Whenever I hear phrases such as “right to work’ repeated loudly and frequently, I know that organizations are trying to convince me to react rather than think. Who doesn’t want the right to work? It appears to logically flow from Thomas Jefferson’s “pursuit of happiness” concept. However, the use of other catchphrases has made me very skeptical.
Shortly after President George H. W. Bush’s famous “Read My Lips, No New Taxes” pledge during the 1988 campaign, his administration unveiled a wide range of “revenue enhancements” as a method to obscure the implementation of new taxes. From the automobile marketing arena, I have often marveled at the transformation of “used cars” to “pre-owned cars.” This creative wording has swept the industry to the point that my students stare at me strangely when I refer to “used car salesmen.”
“Right to Work,” I think, is the same kind of sugarcoated misnomer for policies intended to dismantle unions, effectually giving workers nothing more than the right to workplace conditions once referred to as wage-slavery.
The “Right to Work” movement in Ohio follows closely behind Senate Bill 5 in its attempt to limit worker rights. After thoroughly examining the details of SB 5, large numbers of Ohioans not just opposed it, they took to the streets protesting Governor Kasich’s anti-union plan. Angry workers mounted a petition drive resulting in the Issue 2 Referendum. They then canvassed door-to-door to repeal SB 5. While union members, anti-Kasich activists, and average citizens celebrated the victory of the people over special interests, the majority of SB 5’s harmful language was woven into the state budget legislation and became law (clearly against the will of the majority of voters).
Now, those same union-busting forces who won’t take no for an answer are maneuvering behind the scenes to join Indiana, Michigan, and Wisconsin in further restricting working rights. What Kasich, William Batchelder, and other members of Ohio Legislature’s self-proclaimed “Caveman Caucus” will not tell Ohio voters is that “Right to Work” states tend to have lower standards of living, lower educational achievements, and higher infant mortality rates. They will instead boast of high percentages of economic growth— much easier to attain from the starting point of a poor state’s small economic base. They will relentlessly parrot individualism and anti-communism. The “Right to Work” movement is very good at utilizing empty feel-good phrases to place their opponents on the defensive. But their opponents are members of the middle class, largely created by past union victories.
As a social studies teacher, I can’t help but take a moment to examine American economic history. When the industrial revolution spread from Europe to North America, the vast natural resources of this continent quickly generated enormous wealth. Although John D. Rockefeller became the world’s first billionaire (from his Standard Oil empire in Cleveland), he wasn’t the only shrewd businessman to recognize that monopolies could create social and political power as well as an outlandish bank account.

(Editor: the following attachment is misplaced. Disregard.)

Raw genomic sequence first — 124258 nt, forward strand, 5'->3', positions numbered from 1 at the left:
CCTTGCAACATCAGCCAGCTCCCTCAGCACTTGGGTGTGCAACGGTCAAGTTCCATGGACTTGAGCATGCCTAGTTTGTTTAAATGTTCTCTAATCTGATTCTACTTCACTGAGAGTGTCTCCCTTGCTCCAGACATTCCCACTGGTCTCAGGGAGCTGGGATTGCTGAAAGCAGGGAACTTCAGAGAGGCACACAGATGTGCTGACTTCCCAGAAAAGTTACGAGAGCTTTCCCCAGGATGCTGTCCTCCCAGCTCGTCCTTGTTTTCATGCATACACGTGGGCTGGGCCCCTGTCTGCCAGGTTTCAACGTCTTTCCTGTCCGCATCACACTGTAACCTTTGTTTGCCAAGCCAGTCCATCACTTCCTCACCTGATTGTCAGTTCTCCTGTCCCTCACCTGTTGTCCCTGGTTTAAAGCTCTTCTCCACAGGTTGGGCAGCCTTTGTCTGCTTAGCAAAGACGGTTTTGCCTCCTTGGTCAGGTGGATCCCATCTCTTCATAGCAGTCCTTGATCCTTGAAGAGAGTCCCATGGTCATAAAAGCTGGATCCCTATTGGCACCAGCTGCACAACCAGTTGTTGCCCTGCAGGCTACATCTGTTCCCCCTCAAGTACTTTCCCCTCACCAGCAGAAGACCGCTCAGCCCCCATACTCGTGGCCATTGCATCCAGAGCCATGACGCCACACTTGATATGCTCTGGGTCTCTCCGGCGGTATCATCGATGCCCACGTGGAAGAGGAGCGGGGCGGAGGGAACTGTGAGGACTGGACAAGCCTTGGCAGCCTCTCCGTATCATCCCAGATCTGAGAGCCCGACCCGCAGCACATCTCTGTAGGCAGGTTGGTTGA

Rockefeller and other monopolists, such as Andrew Carnegie and Cornelius Vanderbilt, were referred to as Robber Barons for their similarity to Europe’s feudal lords, who controlled virtually every aspect of medieval society. Not only were the Robber Barons getting rich, but the middle class was rapidly shrinking as industrialization newly demanded large numbers of unskilled immigrants to serve as cheap labor in mills and mines and reduced the number of independent craftsmen.
With profit as the overriding motive, industrial workers were subjected to incredible safety risks, not to mention shocking environmental hazards to nearby communities. In 1886, an average of 675 Americans died of workplace accidents per week. The union movement grew in response with such meaningful slogans as “An injury to one, is an injury to all.”
Countless laborers died in the streets to form unions in opposition to the Robber Barons. From their sacrifices came American economic reforms that workers rely upon today: workplace safety rules, environmental protection, child labor laws, social security/pensions, sick time, health insurance, short and long term disability insurance, paid vacations, the 40 hour work week, and overtime pay. There is little doubt that union workers sacrificed greatly to transform American society, creating a broad prosperous middle class and expanding opportunities for all citizens. Isn’t that what “life, liberty, and the pursuit of happiness” is all about?
Under the guise of “Right to Work,” modern Robber Barons are trying to turn back the clock. The gap between rich and poor is the widest it has been since the 1920s. If average Americans don’t fight back, we could again find ourselves in a pre-union environment with all of the above achievements wiped away. Although union members are a small percentage of today’s workforce, we are the only barrier protecting a broad middle class prosperity from those who would like to return us to the wage-slave days of John D. Rockefeller under the insidious slogan ”Right to Work”.
By William Wyss, Louisville Education Association